Need help or advice about anything on this page?  Contact the T&LS Team 

2.2. Articles

Academic journals provide detailed coverage of specific subjects in the form of articles; articles are excellent sources for the most up-to-date research results and data. Articles are peer reviewed, a rigorous checking process that acts as a guarantee of academic integrity and quality; when reading an article in an academic journal you know that it will be a reliable and trustworthy source.

You can use Library Discovery to find the full text of journal articles relating to your subject; watch the following short tutorial for an introduction to the most basic search technique - finding and retrieving the full text by using the title of an article. The example we'll use is a multi-author paper entitled:

  • 'High Throughput Parallel Fano Decoding', from the IEEE Transactions on Communications

You can carry out your own searches for articles on Library Discovery from here:

Need help or advice about anything on this page?  Contact the T&LS Team 

2.3. Searching for a topic

As you progress with your studies, you will move beyond searching for reading materials suggested by your tutors, and start searching more independently to broaden your knowledge on a certain topic. Library Discovery offers a valid alternative to a simple Google search.

You can carry out your own topic/subject searches of Library Discovery from here:

Need help or advice about anything on this page?  Contact the T&LS Team 

2.4. Databases

The term database is used to describe a searchable online resource; using a database will help you find reliable information from a trusted source. A database is really useful when you want to do a subject or keyword search relating to your subject.

This short tutorial will introduce you to the database SCOPUS, but the search techniques we demonstrate here can also be used with many of the other databases which are available through the Library.

Our search example will seek to identify a range of articles that will enable us to answer the following question (which is actually taken from a past exam paper set by the School of Geography):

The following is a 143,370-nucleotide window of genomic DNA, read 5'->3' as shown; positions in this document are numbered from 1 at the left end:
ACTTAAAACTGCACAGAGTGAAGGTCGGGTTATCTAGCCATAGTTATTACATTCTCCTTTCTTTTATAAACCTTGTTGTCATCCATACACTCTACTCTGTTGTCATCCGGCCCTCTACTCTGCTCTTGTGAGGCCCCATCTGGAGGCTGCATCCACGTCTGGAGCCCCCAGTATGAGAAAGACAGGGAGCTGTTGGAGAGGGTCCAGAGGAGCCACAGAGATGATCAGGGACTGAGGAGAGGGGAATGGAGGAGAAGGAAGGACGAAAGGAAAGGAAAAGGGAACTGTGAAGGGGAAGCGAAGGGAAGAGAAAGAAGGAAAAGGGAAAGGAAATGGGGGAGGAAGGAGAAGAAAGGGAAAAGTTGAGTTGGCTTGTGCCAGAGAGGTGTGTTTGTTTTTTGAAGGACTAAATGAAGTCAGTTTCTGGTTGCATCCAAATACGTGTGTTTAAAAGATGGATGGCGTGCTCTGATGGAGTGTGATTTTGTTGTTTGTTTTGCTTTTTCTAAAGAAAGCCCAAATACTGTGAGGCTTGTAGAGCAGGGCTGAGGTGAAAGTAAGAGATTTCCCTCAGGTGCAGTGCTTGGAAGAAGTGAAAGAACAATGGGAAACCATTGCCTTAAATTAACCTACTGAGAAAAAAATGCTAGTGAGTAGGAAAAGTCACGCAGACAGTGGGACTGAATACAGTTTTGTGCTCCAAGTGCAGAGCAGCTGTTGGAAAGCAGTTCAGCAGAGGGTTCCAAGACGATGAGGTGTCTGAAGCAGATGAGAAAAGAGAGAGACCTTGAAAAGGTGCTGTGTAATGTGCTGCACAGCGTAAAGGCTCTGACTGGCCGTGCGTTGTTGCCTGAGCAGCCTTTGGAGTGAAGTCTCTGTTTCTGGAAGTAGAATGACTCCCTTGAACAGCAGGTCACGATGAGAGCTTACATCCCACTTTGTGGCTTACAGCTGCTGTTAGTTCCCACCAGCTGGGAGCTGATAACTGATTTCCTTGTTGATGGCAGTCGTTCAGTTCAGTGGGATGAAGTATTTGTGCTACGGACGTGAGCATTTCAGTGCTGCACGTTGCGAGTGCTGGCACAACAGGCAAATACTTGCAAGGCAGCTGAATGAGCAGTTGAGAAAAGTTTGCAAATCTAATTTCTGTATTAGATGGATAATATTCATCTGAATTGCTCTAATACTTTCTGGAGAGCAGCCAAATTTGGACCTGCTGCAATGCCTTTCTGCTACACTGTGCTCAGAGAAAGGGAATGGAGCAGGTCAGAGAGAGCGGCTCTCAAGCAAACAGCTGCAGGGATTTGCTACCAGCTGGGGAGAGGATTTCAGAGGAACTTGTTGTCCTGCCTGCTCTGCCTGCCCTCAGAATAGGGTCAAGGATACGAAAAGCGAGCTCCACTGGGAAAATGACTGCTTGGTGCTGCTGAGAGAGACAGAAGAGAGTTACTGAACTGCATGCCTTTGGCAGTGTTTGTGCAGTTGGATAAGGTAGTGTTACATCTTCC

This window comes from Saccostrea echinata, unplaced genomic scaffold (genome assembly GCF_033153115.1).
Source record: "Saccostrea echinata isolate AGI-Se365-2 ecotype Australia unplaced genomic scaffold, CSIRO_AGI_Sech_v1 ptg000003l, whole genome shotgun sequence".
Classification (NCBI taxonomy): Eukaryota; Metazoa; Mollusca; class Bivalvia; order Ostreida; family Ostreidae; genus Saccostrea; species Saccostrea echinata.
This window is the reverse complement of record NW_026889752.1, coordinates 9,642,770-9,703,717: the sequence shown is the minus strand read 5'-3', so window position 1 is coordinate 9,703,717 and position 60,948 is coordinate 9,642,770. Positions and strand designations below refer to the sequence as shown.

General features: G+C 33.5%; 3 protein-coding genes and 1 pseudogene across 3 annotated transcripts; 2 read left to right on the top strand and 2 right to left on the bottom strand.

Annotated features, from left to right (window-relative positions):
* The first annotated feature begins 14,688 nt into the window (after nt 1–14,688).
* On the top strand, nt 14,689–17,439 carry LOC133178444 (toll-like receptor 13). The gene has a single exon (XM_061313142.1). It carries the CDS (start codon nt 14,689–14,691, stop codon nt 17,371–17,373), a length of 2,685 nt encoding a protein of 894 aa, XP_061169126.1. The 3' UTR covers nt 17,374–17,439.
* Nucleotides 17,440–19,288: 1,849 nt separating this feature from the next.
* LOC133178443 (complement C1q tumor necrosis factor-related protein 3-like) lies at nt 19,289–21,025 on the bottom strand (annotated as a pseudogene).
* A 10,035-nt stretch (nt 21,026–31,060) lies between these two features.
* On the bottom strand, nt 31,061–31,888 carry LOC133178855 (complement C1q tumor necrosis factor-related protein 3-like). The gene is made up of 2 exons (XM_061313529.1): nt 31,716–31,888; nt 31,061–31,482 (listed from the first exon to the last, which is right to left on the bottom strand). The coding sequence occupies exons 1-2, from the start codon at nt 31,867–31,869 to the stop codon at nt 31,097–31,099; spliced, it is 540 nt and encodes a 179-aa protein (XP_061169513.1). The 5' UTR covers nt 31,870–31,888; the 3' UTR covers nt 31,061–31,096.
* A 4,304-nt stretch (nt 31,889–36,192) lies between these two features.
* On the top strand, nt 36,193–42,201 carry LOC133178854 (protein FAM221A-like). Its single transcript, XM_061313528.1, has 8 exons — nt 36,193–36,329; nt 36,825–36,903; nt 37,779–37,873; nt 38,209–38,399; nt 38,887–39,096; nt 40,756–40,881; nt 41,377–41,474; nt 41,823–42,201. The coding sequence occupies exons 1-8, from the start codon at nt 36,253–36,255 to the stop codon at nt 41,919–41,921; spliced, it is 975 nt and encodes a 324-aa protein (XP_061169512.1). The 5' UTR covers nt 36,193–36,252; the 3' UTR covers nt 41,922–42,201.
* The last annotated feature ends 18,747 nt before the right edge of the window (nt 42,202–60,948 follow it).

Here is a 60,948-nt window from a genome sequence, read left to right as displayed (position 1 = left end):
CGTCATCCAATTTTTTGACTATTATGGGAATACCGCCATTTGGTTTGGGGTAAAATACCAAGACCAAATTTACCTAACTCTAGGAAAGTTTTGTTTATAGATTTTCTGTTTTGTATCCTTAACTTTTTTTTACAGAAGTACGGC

You'll see that this student correctly identified the three key elements to this question: "migration", "gender" and "ideologies" - this is important because using these key terms we can begin to construct our search. This screencast takes you though the process.

Below is a list of some important databases that are used across disciplines; click on the icon to access the database you would like to use, carry out some trial searches and assess the results.

If you are unsure which database(s) will be of most relevance to you take a look at your
Subject Guide on the Library website.

Need help or advice about anything on this page?  Contact the T&LS Team 

2.5. Search tips for databases

Databases are huge - and ever-growing - containers of academic information that can provide you with relevant and highly accountable resources for your research.

However, in order to find the right information that is specific to your needs it helps to become familiar with the correct 'language' of searching and the underlying logic used by databases.

Small words can make a big difference when searching a database.

This short video tells you all about the small but important words that are called Boolean Operators, and explains how to use them in your searches to get the best results:

Searching a database that contains tens of thousands of articles is always going to be an inexact science: what if you end up with too few or too many results?

Don't be disheartened. This video shows you some simple but effective techniques that can help you broaden your search if you find that you are getting too few results, or narrow your search if you have too many results:

Finally, this brief manual of instructions sums up what you need to know to build up a good quality search:

Need help or advice about anything on this page?  Contact the T&LS Team 







2.6. It's Quiz Time!

We've provided you with a lot of practical guidance in this section of the module that will improve your Information Literacy Skills. Of course the more you apply the techniques outlined here the more you will improve: practice makes perfect.

See how much you can remember about using the Library Discovery tool by taking the "  Mysterious Library - Find it! Quiz  ". 

Need help or advice about anything on this page?  Contact the T&LS Team